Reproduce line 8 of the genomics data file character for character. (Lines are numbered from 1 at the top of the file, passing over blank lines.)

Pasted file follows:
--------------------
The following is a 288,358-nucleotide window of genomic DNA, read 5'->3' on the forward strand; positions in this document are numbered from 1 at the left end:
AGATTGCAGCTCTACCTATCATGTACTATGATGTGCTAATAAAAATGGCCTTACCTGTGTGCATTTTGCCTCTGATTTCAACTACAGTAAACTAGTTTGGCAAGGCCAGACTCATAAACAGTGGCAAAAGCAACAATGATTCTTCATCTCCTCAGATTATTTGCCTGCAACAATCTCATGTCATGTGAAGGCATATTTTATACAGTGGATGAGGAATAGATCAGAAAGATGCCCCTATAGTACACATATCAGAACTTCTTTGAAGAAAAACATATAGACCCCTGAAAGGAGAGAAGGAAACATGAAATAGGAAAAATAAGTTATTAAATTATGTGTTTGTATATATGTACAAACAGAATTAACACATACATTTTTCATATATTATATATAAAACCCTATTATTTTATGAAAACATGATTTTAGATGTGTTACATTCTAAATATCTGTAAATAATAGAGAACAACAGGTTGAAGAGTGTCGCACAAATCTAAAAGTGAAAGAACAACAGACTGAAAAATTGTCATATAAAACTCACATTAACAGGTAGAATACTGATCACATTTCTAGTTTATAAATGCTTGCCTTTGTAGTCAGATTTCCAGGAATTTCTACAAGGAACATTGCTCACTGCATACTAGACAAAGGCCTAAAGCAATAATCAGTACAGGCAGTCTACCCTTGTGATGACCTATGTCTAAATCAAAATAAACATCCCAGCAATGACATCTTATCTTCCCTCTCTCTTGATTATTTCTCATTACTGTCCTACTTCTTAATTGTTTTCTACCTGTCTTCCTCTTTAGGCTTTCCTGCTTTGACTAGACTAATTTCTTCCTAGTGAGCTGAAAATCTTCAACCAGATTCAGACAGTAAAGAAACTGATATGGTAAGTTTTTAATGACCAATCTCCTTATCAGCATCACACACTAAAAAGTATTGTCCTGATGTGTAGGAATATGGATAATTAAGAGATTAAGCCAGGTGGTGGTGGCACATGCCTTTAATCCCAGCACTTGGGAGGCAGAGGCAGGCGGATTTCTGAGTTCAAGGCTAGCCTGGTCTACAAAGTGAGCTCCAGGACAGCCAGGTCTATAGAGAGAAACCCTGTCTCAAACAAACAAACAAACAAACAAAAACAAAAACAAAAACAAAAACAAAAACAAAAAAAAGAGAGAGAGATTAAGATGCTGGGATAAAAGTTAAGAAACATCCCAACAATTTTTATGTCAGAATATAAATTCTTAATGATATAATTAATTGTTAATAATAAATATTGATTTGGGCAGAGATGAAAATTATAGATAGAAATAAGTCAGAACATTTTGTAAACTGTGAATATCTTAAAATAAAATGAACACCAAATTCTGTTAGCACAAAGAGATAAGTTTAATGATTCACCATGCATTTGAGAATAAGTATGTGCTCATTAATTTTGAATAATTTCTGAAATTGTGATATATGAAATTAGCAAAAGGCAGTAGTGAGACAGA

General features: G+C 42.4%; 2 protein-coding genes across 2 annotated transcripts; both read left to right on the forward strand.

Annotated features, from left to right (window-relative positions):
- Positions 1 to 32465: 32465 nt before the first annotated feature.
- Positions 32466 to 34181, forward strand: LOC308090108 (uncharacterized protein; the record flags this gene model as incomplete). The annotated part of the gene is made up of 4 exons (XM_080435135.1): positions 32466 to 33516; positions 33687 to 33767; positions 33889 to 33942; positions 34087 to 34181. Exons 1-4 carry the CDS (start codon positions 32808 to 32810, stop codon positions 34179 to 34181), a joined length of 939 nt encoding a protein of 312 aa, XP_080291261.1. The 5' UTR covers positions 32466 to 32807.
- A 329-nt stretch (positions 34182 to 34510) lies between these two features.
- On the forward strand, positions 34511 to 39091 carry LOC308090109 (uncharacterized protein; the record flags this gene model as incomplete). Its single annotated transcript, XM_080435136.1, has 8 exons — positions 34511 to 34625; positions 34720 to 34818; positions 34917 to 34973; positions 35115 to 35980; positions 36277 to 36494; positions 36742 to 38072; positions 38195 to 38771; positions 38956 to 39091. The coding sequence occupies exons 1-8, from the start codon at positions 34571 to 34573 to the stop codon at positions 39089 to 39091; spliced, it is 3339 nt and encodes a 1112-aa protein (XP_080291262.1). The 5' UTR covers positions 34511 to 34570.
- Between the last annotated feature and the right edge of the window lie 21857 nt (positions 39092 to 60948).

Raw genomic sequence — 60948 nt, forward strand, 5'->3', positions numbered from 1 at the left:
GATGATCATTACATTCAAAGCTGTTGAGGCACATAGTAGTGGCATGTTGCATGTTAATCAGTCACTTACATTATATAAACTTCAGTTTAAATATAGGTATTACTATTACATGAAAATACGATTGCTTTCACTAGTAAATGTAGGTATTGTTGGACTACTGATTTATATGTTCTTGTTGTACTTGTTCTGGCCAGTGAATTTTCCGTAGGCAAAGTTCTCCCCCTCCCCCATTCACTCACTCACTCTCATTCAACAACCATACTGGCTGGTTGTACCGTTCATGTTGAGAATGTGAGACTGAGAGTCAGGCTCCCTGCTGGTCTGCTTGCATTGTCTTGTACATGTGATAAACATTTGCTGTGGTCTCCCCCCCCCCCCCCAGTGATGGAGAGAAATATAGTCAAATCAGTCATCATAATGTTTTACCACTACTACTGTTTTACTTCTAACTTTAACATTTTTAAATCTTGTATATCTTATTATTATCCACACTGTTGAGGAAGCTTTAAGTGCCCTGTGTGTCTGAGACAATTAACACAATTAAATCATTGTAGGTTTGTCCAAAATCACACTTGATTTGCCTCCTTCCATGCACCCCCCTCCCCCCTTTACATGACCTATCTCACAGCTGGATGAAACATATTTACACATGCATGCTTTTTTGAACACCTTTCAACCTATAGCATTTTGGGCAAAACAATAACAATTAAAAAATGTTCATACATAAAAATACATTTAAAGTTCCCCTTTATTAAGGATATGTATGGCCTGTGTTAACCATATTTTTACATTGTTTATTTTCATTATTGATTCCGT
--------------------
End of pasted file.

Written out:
- On the forward strand, positions 34511 to 39091 carry LOC308090109 (uncharacterized protein; the record flags this gene model as incomplete). Its single annotated transcript, XM_080435136.1, has 8 exons — positions 34511 to 34625; positions 34720 to 34818; positions 34917 to 34973; positions 35115 to 35980; positions 36277 to 36494; positions 36742 to 38072; positions 38195 to 38771; positions 38956 to 39091. The coding sequence occupies exons 1-8, from the start codon at positions 34571 to 34573 to the stop codon at positions 39089 to 39091; spliced, it is 3339 nt and encodes a 1112-aa protein (XP_080291262.1). The 5' UTR covers positions 34511 to 34570.